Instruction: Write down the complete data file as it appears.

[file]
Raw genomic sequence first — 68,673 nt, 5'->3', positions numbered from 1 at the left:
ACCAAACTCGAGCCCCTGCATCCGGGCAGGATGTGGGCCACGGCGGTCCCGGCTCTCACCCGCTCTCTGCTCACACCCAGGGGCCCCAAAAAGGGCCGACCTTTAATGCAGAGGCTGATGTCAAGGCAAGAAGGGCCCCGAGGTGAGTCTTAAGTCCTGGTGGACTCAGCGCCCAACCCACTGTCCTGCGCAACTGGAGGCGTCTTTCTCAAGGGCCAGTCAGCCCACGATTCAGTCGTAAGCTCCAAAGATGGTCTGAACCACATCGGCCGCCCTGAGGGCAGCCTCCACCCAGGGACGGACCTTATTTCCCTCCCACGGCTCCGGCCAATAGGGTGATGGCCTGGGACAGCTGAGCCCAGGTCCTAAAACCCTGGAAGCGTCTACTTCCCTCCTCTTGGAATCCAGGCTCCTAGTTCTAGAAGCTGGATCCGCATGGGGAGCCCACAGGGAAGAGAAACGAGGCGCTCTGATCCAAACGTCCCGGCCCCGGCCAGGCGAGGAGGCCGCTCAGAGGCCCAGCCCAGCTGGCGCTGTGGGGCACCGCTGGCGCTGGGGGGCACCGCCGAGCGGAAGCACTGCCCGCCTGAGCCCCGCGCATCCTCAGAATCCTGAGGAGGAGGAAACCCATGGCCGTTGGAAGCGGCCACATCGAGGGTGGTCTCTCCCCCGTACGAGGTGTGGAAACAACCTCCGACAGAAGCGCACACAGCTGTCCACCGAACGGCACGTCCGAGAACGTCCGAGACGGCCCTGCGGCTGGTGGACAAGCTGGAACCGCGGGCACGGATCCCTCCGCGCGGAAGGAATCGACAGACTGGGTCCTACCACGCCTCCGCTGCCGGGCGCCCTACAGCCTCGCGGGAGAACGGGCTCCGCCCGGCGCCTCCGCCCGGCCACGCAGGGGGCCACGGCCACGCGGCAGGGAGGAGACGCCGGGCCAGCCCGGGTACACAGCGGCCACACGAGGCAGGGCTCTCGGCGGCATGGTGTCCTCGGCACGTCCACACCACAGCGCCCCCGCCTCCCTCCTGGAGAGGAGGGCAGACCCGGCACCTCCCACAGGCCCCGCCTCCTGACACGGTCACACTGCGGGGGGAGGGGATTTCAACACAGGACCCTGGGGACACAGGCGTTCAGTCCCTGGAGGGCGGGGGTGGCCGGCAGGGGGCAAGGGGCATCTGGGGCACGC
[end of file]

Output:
Raw genomic sequence first — 68,673 nt, 5'->3', positions numbered from 1 at the left:
ACCAAACTCGAGCCCCTGCATCCGGGCAGGATGTGGGCCACGGCGGTCCCGGCTCTCACCCGCTCTCTGCTCACACCCAGGGGCCCCAAAAAGGGCCGACCTTTAATGCAGAGGCTGATGTCAAGGCAAGAAGGGCCCCGAGGTGAGTCTTAAGTCCTGGTGGACTCAGCGCCCAACCCACTGTCCTGCGCAACTGGAGGCGTCTTTCTCAAGGGCCAGTCAGCCCACGATTCAGTCGTAAGCTCCAAAGATGGTCTGAACCACATCGGCCGCCCTGAGGGCAGCCTCCACCCAGGGACGGACCTTATTTCCCTCCCACGGCTCCGGCCAATAGGGTGATGGCCTGGGACAGCTGAGCCCAGGTCCTAAAACCCTGGAAGCGTCTACTTCCCTCCTCTTGGAATCCAGGCTCCTAGTTCTAGAAGCTGGATCCGCATGGGGAGCCCACAGGGAAGAGAAACGAGGCGCTCTGATCCAAACGTCCCGGCCCCGGCCAGGCGAGGAGGCCGCTCAGAGGCCCAGCCCAGCTGGCGCTGTGGGGCACCGCTGGCGCTGGGGGGCACCGCCGAGCGGAAGCACTGCCCGCCTGAGCCCCGCGCATCCTCAGAATCCTGAGGAGGAGGAAACCCATGGCCGTTGGAAGCGGCCACATCGAGGGTGGTCTCTCCCCCGTACGAGGTGTGGAAACAACCTCCGACAGAAGCGCACACAGCTGTCCACCGAACGGCACGTCCGAGAACGTCCGAGACGGCCCTGCGGCTGGTGGACAAGCTGGAACCGCGGGCACGGATCCCTCCGCGCGGAAGGAATCGACAGACTGGGTCCTACCACGCCTCCGCTGCCGGGCGCCCTACAGCCTCGCGGGAGAACGGGCTCCGCCCGGCGCCTCCGCCCGGCCACGCAGGGGGCCACGGCCACGCGGCAGGGAGGAGACGCCGGGCCAGCCCGGGTACACAGCGGCCACACGAGGCAGGGCTCTCGGCGGCATGGTGTCCTCGGCACGTCCACACCACAGCGCCCCCGCCTCCCTCCTGGAGAGGAGGGCAGACCCGGCACCTCCCACAGGCCCCGCCTCCTGACACGGTCACACTGCGGGGGGAGGGGATTTCAACACAGGACCCTGGGGACACAGGCGTTCAGTCCCTGGAGGGCGGGGGTGGCCGGCAGGGGGCAAGGGGCATCTGGGGCACGC